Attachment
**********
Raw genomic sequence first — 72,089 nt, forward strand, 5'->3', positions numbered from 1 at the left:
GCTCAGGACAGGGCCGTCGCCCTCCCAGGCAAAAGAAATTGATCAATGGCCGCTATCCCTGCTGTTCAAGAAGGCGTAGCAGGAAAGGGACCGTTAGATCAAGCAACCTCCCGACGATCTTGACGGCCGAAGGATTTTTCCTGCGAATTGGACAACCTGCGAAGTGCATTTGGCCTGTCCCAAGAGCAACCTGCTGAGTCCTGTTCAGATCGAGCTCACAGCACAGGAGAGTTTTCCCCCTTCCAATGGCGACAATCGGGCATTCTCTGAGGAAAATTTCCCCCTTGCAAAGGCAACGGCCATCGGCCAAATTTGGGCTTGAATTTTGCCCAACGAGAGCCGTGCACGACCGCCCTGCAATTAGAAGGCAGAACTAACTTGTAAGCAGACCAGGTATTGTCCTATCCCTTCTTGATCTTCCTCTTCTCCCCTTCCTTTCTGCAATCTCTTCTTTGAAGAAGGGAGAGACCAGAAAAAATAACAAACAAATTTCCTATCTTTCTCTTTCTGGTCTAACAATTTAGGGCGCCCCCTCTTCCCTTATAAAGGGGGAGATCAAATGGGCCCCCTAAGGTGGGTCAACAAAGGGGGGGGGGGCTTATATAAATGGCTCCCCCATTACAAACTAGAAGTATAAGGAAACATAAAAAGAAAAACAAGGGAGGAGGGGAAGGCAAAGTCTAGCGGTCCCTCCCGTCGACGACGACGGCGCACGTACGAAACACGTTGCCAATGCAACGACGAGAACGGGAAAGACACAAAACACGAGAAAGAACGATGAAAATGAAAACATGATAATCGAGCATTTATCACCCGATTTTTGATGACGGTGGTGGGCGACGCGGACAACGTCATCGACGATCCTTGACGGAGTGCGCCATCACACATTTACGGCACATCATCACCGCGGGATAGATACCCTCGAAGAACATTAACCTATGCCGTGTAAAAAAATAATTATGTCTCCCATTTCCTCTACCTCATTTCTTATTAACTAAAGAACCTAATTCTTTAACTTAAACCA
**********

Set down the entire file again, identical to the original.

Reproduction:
Raw genomic sequence first — 72,089 nt, forward strand, 5'->3', positions numbered from 1 at the left:
GCTCAGGACAGGGCCGTCGCCCTCCCAGGCAAAAGAAATTGATCAATGGCCGCTATCCCTGCTGTTCAAGAAGGCGTAGCAGGAAAGGGACCGTTAGATCAAGCAACCTCCCGACGATCTTGACGGCCGAAGGATTTTTCCTGCGAATTGGACAACCTGCGAAGTGCATTTGGCCTGTCCCAAGAGCAACCTGCTGAGTCCTGTTCAGATCGAGCTCACAGCACAGGAGAGTTTTCCCCCTTCCAATGGCGACAATCGGGCATTCTCTGAGGAAAATTTCCCCCTTGCAAAGGCAACGGCCATCGGCCAAATTTGGGCTTGAATTTTGCCCAACGAGAGCCGTGCACGACCGCCCTGCAATTAGAAGGCAGAACTAACTTGTAAGCAGACCAGGTATTGTCCTATCCCTTCTTGATCTTCCTCTTCTCCCCTTCCTTTCTGCAATCTCTTCTTTGAAGAAGGGAGAGACCAGAAAAAATAACAAACAAATTTCCTATCTTTCTCTTTCTGGTCTAACAATTTAGGGCGCCCCCTCTTCCCTTATAAAGGGGGAGATCAAATGGGCCCCCTAAGGTGGGTCAACAAAGGGGGGGGGGGCTTATATAAATGGCTCCCCCATTACAAACTAGAAGTATAAGGAAACATAAAAAGAAAAACAAGGGAGGAGGGGAAGGCAAAGTCTAGCGGTCCCTCCCGTCGACGACGACGGCGCACGTACGAAACACGTTGCCAATGCAACGACGAGAACGGGAAAGACACAAAACACGAGAAAGAACGATGAAAATGAAAACATGATAATCGAGCATTTATCACCCGATTTTTGATGACGGTGGTGGGCGACGCGGACAACGTCATCGACGATCCTTGACGGAGTGCGCCATCACACATTTACGGCACATCATCACCGCGGGATAGATACCCTCGAAGAACATTAACCTATGCCGTGTAAAAAAATAATTATGTCTCCCATTTCCTCTACCTCATTTCTTATTAACTAAAGAACCTAATTCTTTAACTTAAACCA